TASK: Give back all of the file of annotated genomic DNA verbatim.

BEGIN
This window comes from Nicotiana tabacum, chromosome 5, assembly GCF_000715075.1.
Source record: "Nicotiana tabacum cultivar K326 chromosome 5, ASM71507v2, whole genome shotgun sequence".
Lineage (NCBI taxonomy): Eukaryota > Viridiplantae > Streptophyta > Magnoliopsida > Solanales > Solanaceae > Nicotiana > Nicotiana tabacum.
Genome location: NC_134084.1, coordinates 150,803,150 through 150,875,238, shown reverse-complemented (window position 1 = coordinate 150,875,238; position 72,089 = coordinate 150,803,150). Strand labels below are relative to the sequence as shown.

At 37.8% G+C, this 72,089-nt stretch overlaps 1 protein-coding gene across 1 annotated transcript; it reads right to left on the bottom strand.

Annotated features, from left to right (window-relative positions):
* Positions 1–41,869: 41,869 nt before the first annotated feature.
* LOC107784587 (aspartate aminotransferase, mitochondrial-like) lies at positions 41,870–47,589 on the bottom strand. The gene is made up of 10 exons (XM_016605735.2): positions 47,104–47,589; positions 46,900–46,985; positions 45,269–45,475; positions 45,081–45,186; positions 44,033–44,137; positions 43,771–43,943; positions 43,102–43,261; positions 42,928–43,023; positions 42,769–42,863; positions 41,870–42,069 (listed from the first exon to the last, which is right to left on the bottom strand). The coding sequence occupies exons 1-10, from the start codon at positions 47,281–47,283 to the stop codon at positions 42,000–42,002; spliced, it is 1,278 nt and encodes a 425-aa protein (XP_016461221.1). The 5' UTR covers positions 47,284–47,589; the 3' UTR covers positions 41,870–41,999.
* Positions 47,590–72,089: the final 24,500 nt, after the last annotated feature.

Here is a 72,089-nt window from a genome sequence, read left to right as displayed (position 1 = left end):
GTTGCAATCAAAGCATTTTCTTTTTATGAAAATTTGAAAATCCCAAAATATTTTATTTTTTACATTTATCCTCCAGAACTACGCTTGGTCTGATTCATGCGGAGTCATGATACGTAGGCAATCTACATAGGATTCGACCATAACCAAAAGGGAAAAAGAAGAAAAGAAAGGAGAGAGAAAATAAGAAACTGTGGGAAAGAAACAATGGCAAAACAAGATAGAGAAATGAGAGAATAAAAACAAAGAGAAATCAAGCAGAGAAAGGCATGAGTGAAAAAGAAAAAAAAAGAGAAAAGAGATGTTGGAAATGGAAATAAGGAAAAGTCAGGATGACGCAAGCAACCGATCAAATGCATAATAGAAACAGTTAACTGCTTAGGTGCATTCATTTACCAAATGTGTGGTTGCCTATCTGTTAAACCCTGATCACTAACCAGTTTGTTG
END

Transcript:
This window comes from Nicotiana tabacum, chromosome 5, assembly GCF_000715075.1.
Source record: "Nicotiana tabacum cultivar K326 chromosome 5, ASM71507v2, whole genome shotgun sequence".
Lineage (NCBI taxonomy): Eukaryota > Viridiplantae > Streptophyta > Magnoliopsida > Solanales > Solanaceae > Nicotiana > Nicotiana tabacum.
Genome location: NC_134084.1, coordinates 150,803,150 through 150,875,238, shown reverse-complemented (window position 1 = coordinate 150,875,238; position 72,089 = coordinate 150,803,150). Strand labels below are relative to the sequence as shown.

At 37.8% G+C, this 72,089-nt stretch overlaps 1 protein-coding gene across 1 annotated transcript; it reads right to left on the bottom strand.

Annotated features, from left to right (window-relative positions):
* Positions 1–41,869: 41,869 nt before the first annotated feature.
* LOC107784587 (aspartate aminotransferase, mitochondrial-like) lies at positions 41,870–47,589 on the bottom strand. The gene is made up of 10 exons (XM_016605735.2): positions 47,104–47,589; positions 46,900–46,985; positions 45,269–45,475; positions 45,081–45,186; positions 44,033–44,137; positions 43,771–43,943; positions 43,102–43,261; positions 42,928–43,023; positions 42,769–42,863; positions 41,870–42,069 (listed from the first exon to the last, which is right to left on the bottom strand). The coding sequence occupies exons 1-10, from the start codon at positions 47,281–47,283 to the stop codon at positions 42,000–42,002; spliced, it is 1,278 nt and encodes a 425-aa protein (XP_016461221.1). The 5' UTR covers positions 47,284–47,589; the 3' UTR covers positions 41,870–41,999.
* Positions 47,590–72,089: the final 24,500 nt, after the last annotated feature.

Here is a 72,089-nt window from a genome sequence, read left to right as displayed (position 1 = left end):
GTTGCAATCAAAGCATTTTCTTTTTATGAAAATTTGAAAATCCCAAAATATTTTATTTTTTACATTTATCCTCCAGAACTACGCTTGGTCTGATTCATGCGGAGTCATGATACGTAGGCAATCTACATAGGATTCGACCATAACCAAAAGGGAAAAAGAAGAAAAGAAAGGAGAGAGAAAATAAGAAACTGTGGGAAAGAAACAATGGCAAAACAAGATAGAGAAATGAGAGAATAAAAACAAAGAGAAATCAAGCAGAGAAAGGCATGAGTGAAAAAGAAAAAAAAAGAGAAAAGAGATGTTGGAAATGGAAATAAGGAAAAGTCAGGATGACGCAAGCAACCGATCAAATGCATAATAGAAACAGTTAACTGCTTAGGTGCATTCATTTACCAAATGTGTGGTTGCCTATCTGTTAAACCCTGATCACTAACCAGTTTGTTG